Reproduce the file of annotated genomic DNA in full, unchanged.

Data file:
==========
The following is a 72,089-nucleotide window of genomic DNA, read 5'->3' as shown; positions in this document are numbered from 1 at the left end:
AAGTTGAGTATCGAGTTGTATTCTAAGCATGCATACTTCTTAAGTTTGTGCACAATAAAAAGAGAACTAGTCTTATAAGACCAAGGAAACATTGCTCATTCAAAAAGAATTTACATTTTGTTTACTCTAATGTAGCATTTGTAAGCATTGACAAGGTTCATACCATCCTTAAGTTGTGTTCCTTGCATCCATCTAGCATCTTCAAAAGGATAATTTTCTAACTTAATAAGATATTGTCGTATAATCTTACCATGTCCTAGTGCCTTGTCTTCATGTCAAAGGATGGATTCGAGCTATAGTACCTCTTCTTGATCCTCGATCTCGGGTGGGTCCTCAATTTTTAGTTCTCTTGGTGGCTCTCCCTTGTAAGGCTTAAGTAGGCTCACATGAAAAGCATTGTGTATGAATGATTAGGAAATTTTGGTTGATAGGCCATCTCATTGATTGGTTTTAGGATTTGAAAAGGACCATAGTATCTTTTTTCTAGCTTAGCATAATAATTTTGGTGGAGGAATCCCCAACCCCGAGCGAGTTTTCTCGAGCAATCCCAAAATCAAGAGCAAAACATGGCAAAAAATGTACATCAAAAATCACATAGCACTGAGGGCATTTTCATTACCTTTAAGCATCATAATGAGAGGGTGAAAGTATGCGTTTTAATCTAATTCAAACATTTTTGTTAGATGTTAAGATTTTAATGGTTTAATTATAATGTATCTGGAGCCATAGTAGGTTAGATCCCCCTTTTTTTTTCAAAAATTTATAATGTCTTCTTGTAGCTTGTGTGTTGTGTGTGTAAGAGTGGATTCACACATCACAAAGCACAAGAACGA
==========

The following is a 72,089-nucleotide window of genomic DNA, read 5'->3' as shown; positions in this document are numbered from 1 at the left end:
AAGTTGAGTATCGAGTTGTATTCTAAGCATGCATACTTCTTAAGTTTGTGCACAATAAAAAGAGAACTAGTCTTATAAGACCAAGGAAACATTGCTCATTCAAAAAGAATTTACATTTTGTTTACTCTAATGTAGCATTTGTAAGCATTGACAAGGTTCATACCATCCTTAAGTTGTGTTCCTTGCATCCATCTAGCATCTTCAAAAGGATAATTTTCTAACTTAATAAGATATTGTCGTATAATCTTACCATGTCCTAGTGCCTTGTCTTCATGTCAAAGGATGGATTCGAGCTATAGTACCTCTTCTTGATCCTCGATCTCGGGTGGGTCCTCAATTTTTAGTTCTCTTGGTGGCTCTCCCTTGTAAGGCTTAAGTAGGCTCACATGAAAAGCATTGTGTATGAATGATTAGGAAATTTTGGTTGATAGGCCATCTCATTGATTGGTTTTAGGATTTGAAAAGGACCATAGTATCTTTTTTCTAGCTTAGCATAATAATTTTGGTGGAGGAATCCCCAACCCCGAGCGAGTTTTCTCGAGCAATCCCAAAATCAAGAGCAAAACATGGCAAAAAATGTACATCAAAAATCACATAGCACTGAGGGCATTTTCATTACCTTTAAGCATCATAATGAGAGGGTGAAAGTATGCGTTTTAATCTAATTCAAACATTTTTGTTAGATGTTAAGATTTTAATGGTTTAATTATAATGTATCTGGAGCCATAGTAGGTTAGATCCCCCTTTTTTTTTCAAAAATTTATAATGTCTTCTTGTAGCTTGTGTGTTGTGTGTGTAAGAGTGGATTCACACATCACAAAGCACAAGAACGA